How the Word “Latinx” Challenges an Entire Culture

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On a recent Friday, the popular D’Carlos hair salon was packed. About ten men of all ages gathered to have their hair cut and chat in east Manchester. When I approached them to ask about “Latinx” and its meaning, the debate started quickly. Some said they hadn’t heard the term, or what it meant. Others have tried to explain it.

The barber, Carlos Abreu, disagreed with its use. He said that “the world is going in wrong directions. God created women and men together and not men and men”, in an inaccurate confusion of gender and sexual orientation. Abreu believed that the Spanish language should continue to reflect what he thinks.

But Jose Luis Rosario and other younger clients were open to using the term. Rosario said he already endorses bathrooms for all genders, another way advocates have pushed for a more inclusive society. He said incorporating a simple, new word into his vocabulary made no difference.

Latinx emerged because Spanish is a gendered language. Almost every word has a masculine or feminine ending. But people of Latin American descent are switching languages ​​to create a more inclusive mode of communication.

The x in Latinx replaces the a or o at the end of Latina or Latino; the term includes queer, trans and non-binary people. It’s a way of saying everyone is welcome, all genders and ethnicities, and also embracing indigenous and Afro-Caribbean people, who have a different relationship to the Spanish language and culture.

In 2016, after a mass shooting at an LBGTQ+ nightclub in Orlando, the word became popular on social media. In 2018, the term entered the Merriam-Webster dictionary. But just because the word has become prominent doesn’t mean it’s commonly used. According to a Pew Research Center study, only 20% of Latinos in the United States have heard of Latinx, and only 3% use it.

People who use it tend to be those who are proud to be Latinx. One of them is Alissandra Rodriguez-Murray, who lives in Manchester and has Nicaraguan roots. They are a barista and program director for the New Hampshire Youth Movement. They came out non-binary in 2017. The word Latinx makes a big difference in how they experience their culture. Rodriguez-Murray said the word made them feel public power.

“It’s a way to include myself in the community without placing a gender expectation on me,” they said.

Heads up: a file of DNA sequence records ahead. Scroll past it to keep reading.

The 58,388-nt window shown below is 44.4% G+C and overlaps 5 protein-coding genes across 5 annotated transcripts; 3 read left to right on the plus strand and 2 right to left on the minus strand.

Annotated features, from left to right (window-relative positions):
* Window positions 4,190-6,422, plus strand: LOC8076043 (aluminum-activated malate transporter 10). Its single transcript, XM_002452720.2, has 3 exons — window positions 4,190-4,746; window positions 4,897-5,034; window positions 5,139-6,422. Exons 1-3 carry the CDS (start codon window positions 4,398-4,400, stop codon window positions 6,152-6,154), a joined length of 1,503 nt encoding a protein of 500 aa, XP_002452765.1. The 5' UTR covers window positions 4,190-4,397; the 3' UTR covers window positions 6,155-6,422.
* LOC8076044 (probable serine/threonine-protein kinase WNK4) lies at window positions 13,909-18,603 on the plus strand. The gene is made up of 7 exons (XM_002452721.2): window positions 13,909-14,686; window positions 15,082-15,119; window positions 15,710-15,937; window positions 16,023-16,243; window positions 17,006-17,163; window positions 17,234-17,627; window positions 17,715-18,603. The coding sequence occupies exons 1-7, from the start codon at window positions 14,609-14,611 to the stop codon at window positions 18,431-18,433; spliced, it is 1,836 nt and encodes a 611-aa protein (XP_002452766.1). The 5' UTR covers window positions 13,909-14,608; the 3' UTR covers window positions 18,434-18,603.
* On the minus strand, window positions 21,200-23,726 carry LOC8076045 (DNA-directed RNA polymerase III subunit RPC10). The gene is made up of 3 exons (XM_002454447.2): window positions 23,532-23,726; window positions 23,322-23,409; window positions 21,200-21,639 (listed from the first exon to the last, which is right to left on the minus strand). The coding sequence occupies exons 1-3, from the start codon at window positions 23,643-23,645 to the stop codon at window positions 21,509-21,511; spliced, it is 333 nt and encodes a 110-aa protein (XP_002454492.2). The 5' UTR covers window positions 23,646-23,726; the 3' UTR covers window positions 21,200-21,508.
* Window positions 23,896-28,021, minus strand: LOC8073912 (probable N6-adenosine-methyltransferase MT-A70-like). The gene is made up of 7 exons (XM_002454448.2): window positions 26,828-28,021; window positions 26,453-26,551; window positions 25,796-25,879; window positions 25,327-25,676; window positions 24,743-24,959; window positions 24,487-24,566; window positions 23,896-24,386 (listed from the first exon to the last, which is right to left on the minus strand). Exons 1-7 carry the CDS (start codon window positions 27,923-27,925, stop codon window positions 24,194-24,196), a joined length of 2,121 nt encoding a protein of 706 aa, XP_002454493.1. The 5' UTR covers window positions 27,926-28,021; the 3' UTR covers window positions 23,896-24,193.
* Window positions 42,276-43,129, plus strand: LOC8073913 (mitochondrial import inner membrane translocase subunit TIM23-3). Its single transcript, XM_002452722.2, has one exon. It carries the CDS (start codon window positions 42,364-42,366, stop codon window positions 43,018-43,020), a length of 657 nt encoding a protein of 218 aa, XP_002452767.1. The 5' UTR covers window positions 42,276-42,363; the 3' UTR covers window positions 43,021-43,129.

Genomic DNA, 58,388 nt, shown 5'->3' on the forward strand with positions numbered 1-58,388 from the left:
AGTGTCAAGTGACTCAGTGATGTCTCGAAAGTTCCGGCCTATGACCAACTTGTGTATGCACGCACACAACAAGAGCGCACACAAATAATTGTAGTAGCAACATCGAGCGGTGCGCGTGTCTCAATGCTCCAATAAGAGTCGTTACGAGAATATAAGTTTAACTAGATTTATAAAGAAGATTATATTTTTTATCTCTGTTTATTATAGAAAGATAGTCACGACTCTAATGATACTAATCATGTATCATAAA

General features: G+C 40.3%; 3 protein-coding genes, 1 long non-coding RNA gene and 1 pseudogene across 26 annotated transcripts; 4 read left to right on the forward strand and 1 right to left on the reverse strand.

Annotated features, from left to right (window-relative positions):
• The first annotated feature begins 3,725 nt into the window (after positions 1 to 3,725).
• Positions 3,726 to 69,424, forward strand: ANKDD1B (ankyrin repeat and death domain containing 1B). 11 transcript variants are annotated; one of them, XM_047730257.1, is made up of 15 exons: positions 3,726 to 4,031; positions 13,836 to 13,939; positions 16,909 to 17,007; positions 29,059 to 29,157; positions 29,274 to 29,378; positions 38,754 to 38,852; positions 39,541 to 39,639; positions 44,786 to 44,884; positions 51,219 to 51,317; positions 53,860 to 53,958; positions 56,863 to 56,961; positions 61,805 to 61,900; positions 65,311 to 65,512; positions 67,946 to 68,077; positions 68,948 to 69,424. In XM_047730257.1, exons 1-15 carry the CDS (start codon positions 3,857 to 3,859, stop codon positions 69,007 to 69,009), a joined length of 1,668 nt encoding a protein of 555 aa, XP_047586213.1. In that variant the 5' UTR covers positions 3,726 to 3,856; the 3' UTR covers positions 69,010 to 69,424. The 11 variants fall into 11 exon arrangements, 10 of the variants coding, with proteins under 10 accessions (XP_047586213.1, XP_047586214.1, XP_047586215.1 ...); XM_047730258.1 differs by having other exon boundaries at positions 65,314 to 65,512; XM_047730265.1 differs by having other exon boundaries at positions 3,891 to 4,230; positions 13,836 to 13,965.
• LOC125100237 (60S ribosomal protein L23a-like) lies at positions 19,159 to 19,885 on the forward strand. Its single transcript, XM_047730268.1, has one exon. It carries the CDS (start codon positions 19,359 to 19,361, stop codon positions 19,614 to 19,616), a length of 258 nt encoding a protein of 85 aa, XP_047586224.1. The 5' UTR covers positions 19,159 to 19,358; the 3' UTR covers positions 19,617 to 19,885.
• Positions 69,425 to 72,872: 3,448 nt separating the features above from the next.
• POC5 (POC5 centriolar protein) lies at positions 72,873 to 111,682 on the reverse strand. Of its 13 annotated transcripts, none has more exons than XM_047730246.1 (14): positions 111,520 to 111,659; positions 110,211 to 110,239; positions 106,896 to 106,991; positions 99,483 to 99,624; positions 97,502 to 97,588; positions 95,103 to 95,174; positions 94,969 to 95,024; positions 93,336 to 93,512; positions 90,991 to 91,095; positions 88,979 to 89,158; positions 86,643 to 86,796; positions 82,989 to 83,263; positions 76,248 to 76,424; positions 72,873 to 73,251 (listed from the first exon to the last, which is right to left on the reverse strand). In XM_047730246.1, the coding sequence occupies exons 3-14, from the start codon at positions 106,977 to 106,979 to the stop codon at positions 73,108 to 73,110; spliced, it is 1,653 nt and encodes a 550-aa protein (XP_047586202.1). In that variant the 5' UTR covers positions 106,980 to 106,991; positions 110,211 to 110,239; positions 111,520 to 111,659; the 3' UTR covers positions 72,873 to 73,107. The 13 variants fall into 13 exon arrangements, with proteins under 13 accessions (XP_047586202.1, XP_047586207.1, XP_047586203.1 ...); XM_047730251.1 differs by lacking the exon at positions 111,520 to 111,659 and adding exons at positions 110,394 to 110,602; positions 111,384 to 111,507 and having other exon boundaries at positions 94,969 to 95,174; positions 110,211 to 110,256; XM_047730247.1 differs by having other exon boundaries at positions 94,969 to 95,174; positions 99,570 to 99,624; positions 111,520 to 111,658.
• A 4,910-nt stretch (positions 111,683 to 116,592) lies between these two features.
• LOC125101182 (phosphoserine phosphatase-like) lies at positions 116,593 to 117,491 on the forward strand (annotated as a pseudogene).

For Alissandra, the word Latinx is a form of resistance. While part of their family acknowledges its use, the other half cite their Catholic faith as a reason not to.

Although identification as Latinx is vital for Rodriguez-Murray, her slow acceptance into the mainstream can make them feel singled out. They say understanding of the term is still low in New Hampshire and they have faced harassment related to their identity.

“It’s still a journey to be accepted as a Latino, let alone a queer Latino,” they said.

But some critics say only white Latinos like Rodriguez-Murray use the term. It has a lot of resistance from some members of the community who say its use is destroying the Spanish language, which Carlos Cardona took into account when considering whether to use the term.

“For me, it’s really hard to accept that white culture tells us how to identify ourselves,” said Cardona, a member of the LGBTQ+ community and president of the Laconia Democrats.

Cardona thinks the letter x in Latinx represents imperial oppression on the Spanish language, although he supports the meaning behind the word. Cardona says x isn’t commonly used in Spanish, and he prefers an alternative: the letter e, like in Latin. Latine is another gender-neutral option that originated in Chile and Argentina.

“I’m all about us as a growing and evolving community; there is room for growth,” Cardona said.

Holly Cashman, a professor at the University of New Hampshire, explores gender and its intersection with language and says people tend to oppose the term for more political than linguistic reasons.

She suggests that a group leading the change are young Latinas in the United States, who are more fluent in Spanglish. Critics think they speak poor Spanish.

“The x is a powerful symbol, and people say language is flexible, language changes, and that’s how we want to use it,” Cashman said.

But for some Latinx, there is a way forward as these language debates continue. Rodriguez-Murray thinks the best way to maneuver the debate is to ask people how they want to be identified. Everyone should respect the life experience of others, they said.

What thousands of Latinx or Latinas around the world are trying to say is that language matters. Both terms say “I’m proud of my culture and I’m ready to grow with it.”

These articles are shared by The Granite State News Collaborative partners as part of our Race and Equity Project. For more information, visit collaborativenh.org.


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